In this study, we propose a novel approach to accelerate the rate of maxillary canine movement. We performed a less invasive surgical procedure without flap surgery, which is not much more invasive or complicated than a simple extraction for orthodontic treatment. To simplify clinical practice, we also used a conventional orthodontic appliance instead of the custom-made distraction devices employed in other studies4,6–9; herein, an elastomeric chain was employed with the application of optimal force to move teeth within normal biologic limits. However, this approach is versatile enough to be applied to various types of brackets and mechanics.
Our surgical intervention resembles the technique for distraction of the periodontal ligament presented by Liou and Huang; however, buccal and lingual vertical grooving of the interseptal bone was not performed. During periodontal ligament distraction, vertical grooving is conducted to weaken the interseptal bone; however, this technique contributed to fracture of the bone to be moved along with the canine during distraction with the use of a distractor. In our study, we expected the surgical procedure to reduce resistance due to the bone and promote alveolar bone bending during canine retraction in the absence of interseptal bone breakage. Additionally, we expected that the RAP would be initiated as a result of the alveolar surgery, which in turn would lead to transient osteoporosis on the experimental side. As a result of these mechanisms, we hypothesized the experimental canine should move faster than the control canine. As the RAP was anticipated to occur following alveolar surgery, we used mini-implants as an anchorage to minimize the risk of anchorage loss during canine retraction.
The results of this study demonstrate that the rate of tooth movement on the control side (3.4 mm in 3 months) was similar to the reported rate of biologic tooth movement rate using optimum force, which is approximately 1 to 1.5 mm in 4 to 5 weeks.3 Statistical analysis confirmed that the accumulated extent of canine movement on the experimental side was significantly higher than that of the control side throughout the experimental period (5.4 mm in 3 months).
As is the case with the periodontal ligament distraction technique, one possible explanation for the increased rate of canine movement observed after our intervention may be reduced bone resistance and increased alveolar bone bending, including the RAP. In the initial period after the surgical procedure, the remaining interseptal bone on the pressure side was resorbed. If enough interseptal bone was surgically reduced, the entire bone could be completely resorbed within 1 month. Therefore, the experimental canine could be retracted into the extraction socket, which was not yet refilled by solid bone,10 whereas the interseptal bone on the control side was still being resorbed. In the study of Ren et al.,11 in which the interseptal bone was undermined using a distraction of the periodontal ligament technique combined with the use of a 150-gauge nickel-titanium coil spring to accelerate the rate of tooth movement in dogs, histological analysis demonstrated that the undermined interseptal bone became discrete as a result of bone resorption during the third and fourth weeks, and the periodontium fused with the extraction socket. A similar mechanism may explain the rapid tooth movement in the experimental group of this human study. Moreover, bending of alveolar bone may be another mechanism by which to explain the accelerated canine retraction observed in this study. Picton12 demonstrated that the bending of alveolar bone could constitute as much as 25% of initial tooth movement.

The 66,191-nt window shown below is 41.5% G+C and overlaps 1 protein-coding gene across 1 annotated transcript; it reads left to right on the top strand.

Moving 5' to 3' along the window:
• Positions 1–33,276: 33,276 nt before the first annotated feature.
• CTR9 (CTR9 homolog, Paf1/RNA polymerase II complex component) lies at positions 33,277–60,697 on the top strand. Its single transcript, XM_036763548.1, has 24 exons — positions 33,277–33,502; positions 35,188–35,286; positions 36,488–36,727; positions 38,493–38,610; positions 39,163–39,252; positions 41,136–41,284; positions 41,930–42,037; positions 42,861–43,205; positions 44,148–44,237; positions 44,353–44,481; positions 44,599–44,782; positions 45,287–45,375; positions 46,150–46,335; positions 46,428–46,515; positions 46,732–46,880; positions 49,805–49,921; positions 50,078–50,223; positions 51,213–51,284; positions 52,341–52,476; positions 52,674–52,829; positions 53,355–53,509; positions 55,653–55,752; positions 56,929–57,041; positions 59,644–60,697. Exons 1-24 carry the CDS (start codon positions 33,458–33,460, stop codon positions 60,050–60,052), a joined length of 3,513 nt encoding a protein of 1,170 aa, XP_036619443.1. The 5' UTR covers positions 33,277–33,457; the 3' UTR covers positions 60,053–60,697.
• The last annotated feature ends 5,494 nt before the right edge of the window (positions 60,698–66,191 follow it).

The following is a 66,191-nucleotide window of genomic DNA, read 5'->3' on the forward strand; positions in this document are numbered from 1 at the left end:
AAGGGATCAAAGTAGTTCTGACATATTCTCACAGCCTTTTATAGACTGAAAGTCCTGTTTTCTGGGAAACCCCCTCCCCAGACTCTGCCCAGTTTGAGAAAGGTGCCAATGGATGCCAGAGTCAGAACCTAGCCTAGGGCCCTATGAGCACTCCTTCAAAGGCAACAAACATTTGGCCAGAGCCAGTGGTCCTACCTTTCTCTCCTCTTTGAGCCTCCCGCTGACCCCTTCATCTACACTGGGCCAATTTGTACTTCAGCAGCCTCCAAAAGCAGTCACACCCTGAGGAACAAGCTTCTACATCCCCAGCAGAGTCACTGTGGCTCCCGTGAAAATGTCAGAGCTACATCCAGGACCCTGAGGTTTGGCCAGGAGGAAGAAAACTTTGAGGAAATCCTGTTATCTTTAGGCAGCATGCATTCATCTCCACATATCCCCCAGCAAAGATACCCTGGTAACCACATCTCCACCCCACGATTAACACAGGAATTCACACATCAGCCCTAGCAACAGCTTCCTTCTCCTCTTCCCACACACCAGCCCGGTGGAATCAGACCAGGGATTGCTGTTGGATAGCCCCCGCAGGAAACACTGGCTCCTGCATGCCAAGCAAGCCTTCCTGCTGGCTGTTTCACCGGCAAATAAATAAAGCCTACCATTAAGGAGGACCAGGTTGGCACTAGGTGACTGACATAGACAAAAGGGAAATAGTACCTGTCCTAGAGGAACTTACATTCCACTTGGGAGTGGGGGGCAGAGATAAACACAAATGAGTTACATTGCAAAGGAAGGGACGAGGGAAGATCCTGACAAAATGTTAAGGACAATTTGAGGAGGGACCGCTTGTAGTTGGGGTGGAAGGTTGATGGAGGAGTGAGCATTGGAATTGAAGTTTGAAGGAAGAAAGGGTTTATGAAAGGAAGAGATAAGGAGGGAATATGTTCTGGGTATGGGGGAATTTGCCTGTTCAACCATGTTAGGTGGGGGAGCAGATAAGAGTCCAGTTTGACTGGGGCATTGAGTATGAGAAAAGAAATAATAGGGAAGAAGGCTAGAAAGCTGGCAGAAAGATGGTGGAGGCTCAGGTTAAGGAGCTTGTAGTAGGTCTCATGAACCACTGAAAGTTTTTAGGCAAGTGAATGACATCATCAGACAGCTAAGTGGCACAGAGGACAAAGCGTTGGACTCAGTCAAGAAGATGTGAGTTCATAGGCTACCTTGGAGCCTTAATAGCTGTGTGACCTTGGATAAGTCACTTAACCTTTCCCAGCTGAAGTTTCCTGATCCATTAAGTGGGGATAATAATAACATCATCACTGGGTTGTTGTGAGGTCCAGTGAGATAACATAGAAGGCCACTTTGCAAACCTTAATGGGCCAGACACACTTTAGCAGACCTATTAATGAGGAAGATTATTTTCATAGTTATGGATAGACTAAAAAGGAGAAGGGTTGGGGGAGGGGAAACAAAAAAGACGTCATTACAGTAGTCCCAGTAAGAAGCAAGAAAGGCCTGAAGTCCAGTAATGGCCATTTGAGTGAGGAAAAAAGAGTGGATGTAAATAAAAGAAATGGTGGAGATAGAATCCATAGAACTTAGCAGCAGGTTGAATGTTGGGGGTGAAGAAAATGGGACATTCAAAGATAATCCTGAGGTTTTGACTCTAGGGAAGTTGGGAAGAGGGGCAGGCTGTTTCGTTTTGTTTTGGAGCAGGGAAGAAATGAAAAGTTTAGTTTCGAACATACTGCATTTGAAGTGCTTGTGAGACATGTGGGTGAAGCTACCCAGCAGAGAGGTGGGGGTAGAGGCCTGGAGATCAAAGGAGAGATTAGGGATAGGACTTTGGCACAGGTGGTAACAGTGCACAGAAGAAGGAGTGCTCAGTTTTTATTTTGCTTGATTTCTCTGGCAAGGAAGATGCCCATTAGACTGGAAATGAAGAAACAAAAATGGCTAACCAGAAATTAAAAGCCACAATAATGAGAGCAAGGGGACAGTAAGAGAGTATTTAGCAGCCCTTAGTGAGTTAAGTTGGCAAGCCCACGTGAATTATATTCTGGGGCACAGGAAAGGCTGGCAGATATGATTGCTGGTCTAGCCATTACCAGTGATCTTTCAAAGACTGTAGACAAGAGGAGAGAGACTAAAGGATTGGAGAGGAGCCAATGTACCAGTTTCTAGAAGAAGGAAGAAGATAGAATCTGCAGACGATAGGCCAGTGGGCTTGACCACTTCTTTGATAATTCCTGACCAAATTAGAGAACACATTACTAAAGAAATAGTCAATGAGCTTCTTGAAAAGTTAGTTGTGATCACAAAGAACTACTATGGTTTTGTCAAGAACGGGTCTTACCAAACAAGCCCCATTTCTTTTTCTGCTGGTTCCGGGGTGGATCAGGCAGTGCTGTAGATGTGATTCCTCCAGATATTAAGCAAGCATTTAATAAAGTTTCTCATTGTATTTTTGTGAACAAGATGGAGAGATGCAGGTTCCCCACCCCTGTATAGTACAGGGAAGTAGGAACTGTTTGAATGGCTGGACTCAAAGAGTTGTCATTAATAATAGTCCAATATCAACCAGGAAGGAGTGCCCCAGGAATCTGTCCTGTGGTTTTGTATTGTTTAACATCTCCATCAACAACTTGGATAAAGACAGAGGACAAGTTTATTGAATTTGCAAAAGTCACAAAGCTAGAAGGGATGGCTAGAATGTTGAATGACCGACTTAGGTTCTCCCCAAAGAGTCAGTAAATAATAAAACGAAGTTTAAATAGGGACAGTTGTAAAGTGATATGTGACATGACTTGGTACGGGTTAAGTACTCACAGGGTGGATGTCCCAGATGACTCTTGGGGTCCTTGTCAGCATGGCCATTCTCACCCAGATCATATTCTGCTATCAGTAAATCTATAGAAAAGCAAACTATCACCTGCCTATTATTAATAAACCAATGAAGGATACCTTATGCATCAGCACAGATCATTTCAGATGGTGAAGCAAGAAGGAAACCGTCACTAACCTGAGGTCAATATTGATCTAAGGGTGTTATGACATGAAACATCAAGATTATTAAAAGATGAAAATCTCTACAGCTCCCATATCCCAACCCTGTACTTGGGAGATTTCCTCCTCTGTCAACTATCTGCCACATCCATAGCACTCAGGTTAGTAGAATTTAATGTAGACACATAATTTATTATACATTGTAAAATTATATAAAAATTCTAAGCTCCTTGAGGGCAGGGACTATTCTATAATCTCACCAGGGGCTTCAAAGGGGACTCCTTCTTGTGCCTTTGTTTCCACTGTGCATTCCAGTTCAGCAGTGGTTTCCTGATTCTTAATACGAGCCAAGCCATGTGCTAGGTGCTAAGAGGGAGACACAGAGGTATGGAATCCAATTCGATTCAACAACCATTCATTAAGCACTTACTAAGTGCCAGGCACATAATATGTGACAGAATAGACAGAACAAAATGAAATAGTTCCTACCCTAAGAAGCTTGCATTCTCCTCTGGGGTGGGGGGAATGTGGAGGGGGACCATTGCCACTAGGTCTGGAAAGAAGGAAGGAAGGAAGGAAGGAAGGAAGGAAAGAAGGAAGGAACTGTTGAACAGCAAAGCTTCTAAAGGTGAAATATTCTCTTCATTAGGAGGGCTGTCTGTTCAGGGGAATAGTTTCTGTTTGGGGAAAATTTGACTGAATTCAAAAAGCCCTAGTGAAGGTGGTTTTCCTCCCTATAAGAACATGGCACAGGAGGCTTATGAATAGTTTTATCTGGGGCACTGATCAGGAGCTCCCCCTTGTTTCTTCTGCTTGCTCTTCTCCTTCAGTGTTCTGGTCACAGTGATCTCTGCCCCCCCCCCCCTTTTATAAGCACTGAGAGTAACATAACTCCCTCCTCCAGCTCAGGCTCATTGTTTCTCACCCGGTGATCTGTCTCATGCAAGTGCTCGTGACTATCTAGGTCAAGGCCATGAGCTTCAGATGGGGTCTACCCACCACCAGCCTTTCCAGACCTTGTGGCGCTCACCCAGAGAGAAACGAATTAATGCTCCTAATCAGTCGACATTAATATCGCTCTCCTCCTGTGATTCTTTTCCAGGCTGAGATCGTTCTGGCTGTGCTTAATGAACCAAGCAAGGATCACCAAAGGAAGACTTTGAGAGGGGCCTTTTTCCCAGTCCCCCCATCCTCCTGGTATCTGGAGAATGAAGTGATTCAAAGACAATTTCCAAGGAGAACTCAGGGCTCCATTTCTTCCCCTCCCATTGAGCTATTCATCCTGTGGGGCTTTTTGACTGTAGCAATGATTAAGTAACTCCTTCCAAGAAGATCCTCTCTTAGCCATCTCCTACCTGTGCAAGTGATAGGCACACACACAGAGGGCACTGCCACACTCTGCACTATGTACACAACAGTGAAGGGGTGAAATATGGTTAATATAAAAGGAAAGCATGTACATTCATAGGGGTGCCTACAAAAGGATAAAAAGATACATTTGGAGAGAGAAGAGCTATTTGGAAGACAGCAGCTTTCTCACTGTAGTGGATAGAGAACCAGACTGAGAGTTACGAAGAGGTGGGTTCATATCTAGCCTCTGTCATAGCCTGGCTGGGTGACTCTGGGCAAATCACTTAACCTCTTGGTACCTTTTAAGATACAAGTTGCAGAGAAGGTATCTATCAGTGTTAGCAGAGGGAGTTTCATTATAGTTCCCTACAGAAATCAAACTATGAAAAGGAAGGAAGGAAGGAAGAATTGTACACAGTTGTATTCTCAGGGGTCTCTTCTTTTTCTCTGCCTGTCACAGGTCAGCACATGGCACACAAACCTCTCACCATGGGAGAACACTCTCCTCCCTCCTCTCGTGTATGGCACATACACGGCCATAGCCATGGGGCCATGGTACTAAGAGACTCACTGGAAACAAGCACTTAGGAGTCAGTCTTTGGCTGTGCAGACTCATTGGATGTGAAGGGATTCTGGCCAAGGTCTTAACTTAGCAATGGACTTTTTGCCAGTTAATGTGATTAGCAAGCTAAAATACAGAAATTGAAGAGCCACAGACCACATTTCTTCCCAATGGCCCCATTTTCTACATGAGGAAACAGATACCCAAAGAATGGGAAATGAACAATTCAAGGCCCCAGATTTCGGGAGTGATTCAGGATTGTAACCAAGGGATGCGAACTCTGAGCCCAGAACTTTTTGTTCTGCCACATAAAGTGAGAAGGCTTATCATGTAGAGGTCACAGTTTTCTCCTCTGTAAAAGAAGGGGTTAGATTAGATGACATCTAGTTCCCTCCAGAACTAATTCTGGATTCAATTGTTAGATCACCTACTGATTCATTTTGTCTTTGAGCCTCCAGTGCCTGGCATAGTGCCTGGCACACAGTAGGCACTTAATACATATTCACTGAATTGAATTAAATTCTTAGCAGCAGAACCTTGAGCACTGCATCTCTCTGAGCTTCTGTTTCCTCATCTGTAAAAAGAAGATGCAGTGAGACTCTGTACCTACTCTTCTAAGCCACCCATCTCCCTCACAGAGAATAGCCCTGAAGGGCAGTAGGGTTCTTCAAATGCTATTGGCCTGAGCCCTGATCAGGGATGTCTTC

In the third month, the rate of canine movement was not significantly different between the experimental and control sides. One possible explanation for this observation may be that after tooth extraction, regenerative bone tissue refilled the extraction socket within 3 weeks and became resistant and solid within 3 months.13 The more resistant the bone tissue, the slower the rate of tooth movement expected. Additionally, the RAP may decrease over time, as it is thought to peak at 1 to 2 months and last for about 6 months after the completion of the surgical procedure.14 Additionally, in some cases, the canine in the experimental group could not move further, as there was no more space in which to move. However, if the study time was lengthened, the result would have been more obvious.
Although interseptal bone reduction was performed for 18 canines on the experimental side, the rate of canine movement was only considered to be clinically significant in four subjects (ie, the canine moved to contact the second premolar within 3 months). This could imply that other factors, apart from the mesiodistal thickness of the interseptal bone, may have affected the extent of canine retraction in the other subjects. In terms of root anatomy, it is known that the root of the canine in the buccolingual dimension is greater than that of the first premolar. Hence, the first premolar extraction socket should be surgically widened to the width of the root of the canine in the buccolingual dimension.
Unfortunately, the success of this procedure could not be determined from the periapical radiographs. Furthermore, the rate of canine retraction may be limited by resistance from the cortical bone. If the labiolingual width of the canine root is greater than the width of the alveolar ridge between the canine and first premolar, the canine can only be distalized when the cortical plate is resorbed. Consideration of these factors implies that our surgical technique is quite sensitive to case selection, as is the case with the periodontal ligament distraction technique.15
Despite the increased rate of canine movement, it must be kept in mind that the long-term effects of this technique on pulpal vitality, root resorption, and periodontal tissue were not investigated in this study. However, no subjects presented any sign or symptom of pulp necrosis, root resorption, or periodontal defect after treatment.
Interseptal bone reduction combined with the use of a conventional orthodontic appliance with optimum force can effectively accelerate maxillary canine retraction when the bone is sufficiently reduced in both thickness and depth following surgical criteria.
Anatomical structures, such as the maxillary sinus and a narrowed alveolar ridge, may be limiting factors for tooth movement after this surgical procedure; thus, appropriate case selection must be made.
We would like to thank the Graduate School, Prince of Songkla University, for grant support; Assistant Professor Dr Udom Thongudomporn for statistical advice; and Dr Nuengrutai Yodthong for all of the assistance.